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The Lenten Cocktail: The Sazerac

Fat Tuesday is upon us, and with it come the besotted heathens. Try a Sazerac instead of a Hurricane.

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Fat Tuesday is upon us, and with it come the besotted heathens who are, even as we speak, turning Bourbon Street into even more of a vomitous blight upon the Big Easy than it usually is.

Sane individuals know well to steer clear of Bourbon on Mardi Gras, but there is an ineffable charm to New Orleans that simply can’t be replicated elsewhere. It’s a city that has nearly everything to offer, with the notable exception of a survivable level of humidity in summer. Still, I’d urge anyone to visit after the bacchanal that Mardi Gras invites. Not least because with all those people there you’re likely to spill your Huge Ass Beer on someone, get into a fight, and have your throat cut in an alley.

Even if you have made the correct choice and avoided the French Quarter this week, there’s no reason you can’t still enjoy that most “N’awlins” of cocktails. (No, I do not mean the Hurricane. The last time I was in New Orleans I had three Hurricanes in approximately 15 minutes and found myself tagging along on a ghost walk that I was completely unprepared to appreciate) This is a real drink.

The Sazerac

The Sazerac is a true classic, one of the oldest cocktails, and one of my all-time favorites. It’s fairly simple if you have the ingredients, and is sheer perfection when you find yourself flagging in the course of your revelries. Procure the following:

  • A barspoon of sugar, or ¾ oz simple syrup
  • Peychaud’s bitters (very important)
  • 2 oz bourbon (or rye)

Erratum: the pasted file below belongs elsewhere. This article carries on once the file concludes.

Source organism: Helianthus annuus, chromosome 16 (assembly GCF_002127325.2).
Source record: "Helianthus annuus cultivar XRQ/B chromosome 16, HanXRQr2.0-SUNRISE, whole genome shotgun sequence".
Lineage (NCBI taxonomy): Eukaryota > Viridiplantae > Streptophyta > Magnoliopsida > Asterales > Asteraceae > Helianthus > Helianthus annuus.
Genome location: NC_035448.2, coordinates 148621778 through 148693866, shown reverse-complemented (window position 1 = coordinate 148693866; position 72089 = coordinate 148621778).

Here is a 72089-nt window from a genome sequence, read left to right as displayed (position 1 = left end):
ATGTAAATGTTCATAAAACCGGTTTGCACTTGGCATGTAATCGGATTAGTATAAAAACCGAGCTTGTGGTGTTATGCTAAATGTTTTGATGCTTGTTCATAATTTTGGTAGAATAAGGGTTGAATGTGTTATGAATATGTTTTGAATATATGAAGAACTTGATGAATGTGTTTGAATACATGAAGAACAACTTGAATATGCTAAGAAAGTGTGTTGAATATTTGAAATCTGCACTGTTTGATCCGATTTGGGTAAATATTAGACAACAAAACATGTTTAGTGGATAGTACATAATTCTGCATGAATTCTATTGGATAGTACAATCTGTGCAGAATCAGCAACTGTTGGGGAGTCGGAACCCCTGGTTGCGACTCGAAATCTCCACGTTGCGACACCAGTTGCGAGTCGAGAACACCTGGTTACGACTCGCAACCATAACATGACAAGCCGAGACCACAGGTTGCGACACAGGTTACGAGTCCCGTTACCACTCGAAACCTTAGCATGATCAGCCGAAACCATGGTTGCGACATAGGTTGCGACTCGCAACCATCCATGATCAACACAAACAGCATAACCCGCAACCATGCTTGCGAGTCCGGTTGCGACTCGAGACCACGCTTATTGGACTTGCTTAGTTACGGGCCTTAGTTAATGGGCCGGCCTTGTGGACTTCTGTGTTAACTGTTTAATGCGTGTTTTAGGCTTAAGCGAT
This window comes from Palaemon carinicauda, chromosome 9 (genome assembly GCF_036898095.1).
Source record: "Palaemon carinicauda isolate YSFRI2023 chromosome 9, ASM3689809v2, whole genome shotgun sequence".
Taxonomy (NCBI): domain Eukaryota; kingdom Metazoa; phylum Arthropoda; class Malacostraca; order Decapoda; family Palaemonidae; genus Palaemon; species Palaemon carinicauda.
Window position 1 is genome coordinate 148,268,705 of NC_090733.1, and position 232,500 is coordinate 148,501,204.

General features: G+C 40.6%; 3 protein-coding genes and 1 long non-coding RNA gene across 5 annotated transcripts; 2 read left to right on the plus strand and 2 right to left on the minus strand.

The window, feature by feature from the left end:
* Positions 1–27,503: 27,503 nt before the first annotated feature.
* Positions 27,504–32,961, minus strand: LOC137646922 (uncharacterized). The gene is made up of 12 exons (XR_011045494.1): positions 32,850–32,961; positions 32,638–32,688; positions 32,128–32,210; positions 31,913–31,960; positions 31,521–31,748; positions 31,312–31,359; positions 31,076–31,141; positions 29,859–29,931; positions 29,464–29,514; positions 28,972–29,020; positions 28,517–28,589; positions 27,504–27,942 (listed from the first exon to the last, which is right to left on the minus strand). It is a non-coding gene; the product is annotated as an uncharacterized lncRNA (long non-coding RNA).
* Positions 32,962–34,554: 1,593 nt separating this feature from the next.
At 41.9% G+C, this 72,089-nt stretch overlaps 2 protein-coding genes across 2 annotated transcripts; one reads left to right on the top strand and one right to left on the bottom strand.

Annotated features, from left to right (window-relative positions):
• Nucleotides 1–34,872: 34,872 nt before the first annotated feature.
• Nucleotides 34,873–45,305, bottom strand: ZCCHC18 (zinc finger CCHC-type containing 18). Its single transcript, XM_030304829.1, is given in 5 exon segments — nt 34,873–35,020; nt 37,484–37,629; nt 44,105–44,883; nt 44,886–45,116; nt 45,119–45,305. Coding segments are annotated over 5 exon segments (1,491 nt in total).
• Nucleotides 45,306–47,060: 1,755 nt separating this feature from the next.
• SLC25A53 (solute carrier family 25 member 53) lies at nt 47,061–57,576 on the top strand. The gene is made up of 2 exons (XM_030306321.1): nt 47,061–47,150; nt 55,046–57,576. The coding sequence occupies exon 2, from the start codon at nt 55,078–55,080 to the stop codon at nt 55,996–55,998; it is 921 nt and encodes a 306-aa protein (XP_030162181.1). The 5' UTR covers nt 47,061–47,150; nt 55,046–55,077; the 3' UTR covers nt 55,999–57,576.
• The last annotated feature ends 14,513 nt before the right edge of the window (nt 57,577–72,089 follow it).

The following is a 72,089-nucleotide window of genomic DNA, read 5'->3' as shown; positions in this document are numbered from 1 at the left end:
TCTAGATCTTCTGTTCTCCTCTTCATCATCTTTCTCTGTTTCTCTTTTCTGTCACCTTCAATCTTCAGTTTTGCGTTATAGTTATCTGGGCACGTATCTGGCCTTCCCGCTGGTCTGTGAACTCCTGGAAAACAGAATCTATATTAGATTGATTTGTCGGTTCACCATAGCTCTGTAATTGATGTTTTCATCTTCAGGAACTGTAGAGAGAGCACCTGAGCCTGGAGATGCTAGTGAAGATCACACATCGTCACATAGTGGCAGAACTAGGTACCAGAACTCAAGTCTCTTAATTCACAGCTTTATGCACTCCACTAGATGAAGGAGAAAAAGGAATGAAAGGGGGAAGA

• 1 barspoon of Pernod, Absinthe, or Herbsaint
  • Lemon twist for garnish

To begin, and this is non-negotiable, add ice to an old-fashioned glass and set aside to let it chill.

Add sugar to a mixing glass and saturate with Peychaud’s bitters to your taste. I use at least five or six dashes. You may add a little water here to help the sugar dissolve. Using simple syrup is acceptable.

Once properly muddled, add ice to the mixing glass. Add the bourbon. I chose to use Maker’s Mark, which is sweet and smooth and not something you’ll feel guilty about mixing. If you’re feeling exceptionally thorough you may use Sazerac rye. Stir until cold, but hold on just a moment.

Dump the ice from your now-chilled old-fashioned glass, and add the Pernod to it. Swirl it around the glass, coating the interior. Then discard the extra.

Next, strain the mixture into your glass and garnish with a lemon twist. Purists say that the twist should never be dropped directly into the drink, but they are wrong on this point. The citrus oils add a great nose to the drink and just a little bit more flavor, without taking away from anything else.

Sip this one slowly, savoring the herbal notes and the revivifying effect of the Peychaud’s along with the always-appropriate bourbon. Picture yourself visiting that beautiful city in Louisiana, luxuriating in the easy pace and glorious food. But for Heaven’s sake don’t actually go there until April if you value your life.

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